About Ramon Magsaysay Award:

Established in 1957, the Ramon Magsaysay Award is considered Asia’s highest honour.

Ramon Magsaysay Award

  • It celebrates the memory and leadership example of the third Philippine President after whom the award is named.
  • It was established by trustees of the New York City based Rockefeller Brothers Fund and Philippine government in the memory of Philippines’ third President Ramon Magsaysay.
  • It is given every year to individuals or organisations in Asia who manifest the same selfless service and transformative influence that ruled the life of the late and beloved Filipino leader.
  • It carries Medallion bearing the likeness of the late President Ramon Magsaysay, cash prize and a certificate.
  • Many Indians have received the prestigious award in the past, including Mother Teresa, Jayaprakash Narayan, Satyajit Ray, Kiran Bedi, P. Sainath and current Delhi chief minister Arvind Kejriwal.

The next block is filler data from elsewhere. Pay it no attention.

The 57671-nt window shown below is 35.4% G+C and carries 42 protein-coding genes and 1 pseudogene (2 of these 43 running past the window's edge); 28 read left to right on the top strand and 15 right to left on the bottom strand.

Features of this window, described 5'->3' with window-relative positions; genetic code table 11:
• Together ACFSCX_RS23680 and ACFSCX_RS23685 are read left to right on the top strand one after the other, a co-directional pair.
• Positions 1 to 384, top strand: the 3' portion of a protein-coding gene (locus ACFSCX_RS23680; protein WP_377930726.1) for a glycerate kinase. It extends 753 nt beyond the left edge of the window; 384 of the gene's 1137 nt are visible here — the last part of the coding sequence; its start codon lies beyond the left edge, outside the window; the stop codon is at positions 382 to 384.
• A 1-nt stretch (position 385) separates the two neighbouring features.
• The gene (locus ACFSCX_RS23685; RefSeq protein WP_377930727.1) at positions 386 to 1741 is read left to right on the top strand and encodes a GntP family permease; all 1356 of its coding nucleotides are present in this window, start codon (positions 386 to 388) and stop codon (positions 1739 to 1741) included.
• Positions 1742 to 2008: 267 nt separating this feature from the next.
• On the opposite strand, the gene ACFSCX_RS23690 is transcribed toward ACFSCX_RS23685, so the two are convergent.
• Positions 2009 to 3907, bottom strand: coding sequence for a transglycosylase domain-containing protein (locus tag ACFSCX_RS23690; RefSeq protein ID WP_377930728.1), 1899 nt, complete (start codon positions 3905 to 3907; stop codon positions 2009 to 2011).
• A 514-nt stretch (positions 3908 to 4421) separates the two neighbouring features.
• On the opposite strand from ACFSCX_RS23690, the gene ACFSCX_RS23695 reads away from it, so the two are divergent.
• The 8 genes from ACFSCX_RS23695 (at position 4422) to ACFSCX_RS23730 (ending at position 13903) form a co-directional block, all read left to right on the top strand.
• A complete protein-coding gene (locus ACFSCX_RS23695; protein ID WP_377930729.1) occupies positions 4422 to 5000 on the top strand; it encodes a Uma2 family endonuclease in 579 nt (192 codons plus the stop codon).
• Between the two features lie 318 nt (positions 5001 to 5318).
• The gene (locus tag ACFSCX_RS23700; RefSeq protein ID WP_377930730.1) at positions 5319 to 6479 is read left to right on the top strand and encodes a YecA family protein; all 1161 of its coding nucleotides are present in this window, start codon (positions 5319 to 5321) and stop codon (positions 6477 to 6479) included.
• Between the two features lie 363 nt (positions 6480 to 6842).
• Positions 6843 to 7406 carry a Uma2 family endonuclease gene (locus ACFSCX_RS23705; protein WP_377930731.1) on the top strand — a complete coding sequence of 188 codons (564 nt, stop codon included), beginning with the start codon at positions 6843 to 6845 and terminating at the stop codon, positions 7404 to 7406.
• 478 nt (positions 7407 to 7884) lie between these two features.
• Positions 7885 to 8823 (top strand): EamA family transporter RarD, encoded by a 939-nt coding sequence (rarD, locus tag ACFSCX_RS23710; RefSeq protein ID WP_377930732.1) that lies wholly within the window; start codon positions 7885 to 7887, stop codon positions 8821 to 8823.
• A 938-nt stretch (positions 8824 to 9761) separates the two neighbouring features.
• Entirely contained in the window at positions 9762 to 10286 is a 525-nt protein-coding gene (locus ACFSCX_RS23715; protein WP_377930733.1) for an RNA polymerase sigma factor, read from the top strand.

India celebrates 19th anniversary of Kargil Vijay Diwas


  • Kargil Vijay Diwas is held on July 26th every year.
  • The day marks the victory of the Indian forces over Pakistan in the hills of Kargil and the success of India’s Operation Vijay in 1999.



  • The war took place between May and July of 1999 in Jammu and Kashmir’s Kargil district. It began with the infiltration of both Pakistani troops and terrorists into Indian territory. The infiltrators positioned themselves in key locations that gave them a strategic advantage during the start of the conflict.
  • Safed Sagar, the Indian Air Force’s operation, was a major part of the Kargil war. It used air power at the height of 32,000 feet for the first time.
  • Indian Army declared the Kargil mission successful on July 26, 1999. Since then the day has been celebrated annually as Kargil Vijay Diwas.


India’s first state-run all-woman hotel


  • India’s first public sector hotel, run entirely by women for women, was launched by Kerala Tourism.


Current Affairs Analysis

IT on Facebook

Facebook Pagelike Widget


Calendar Archive

August 2020
« Jul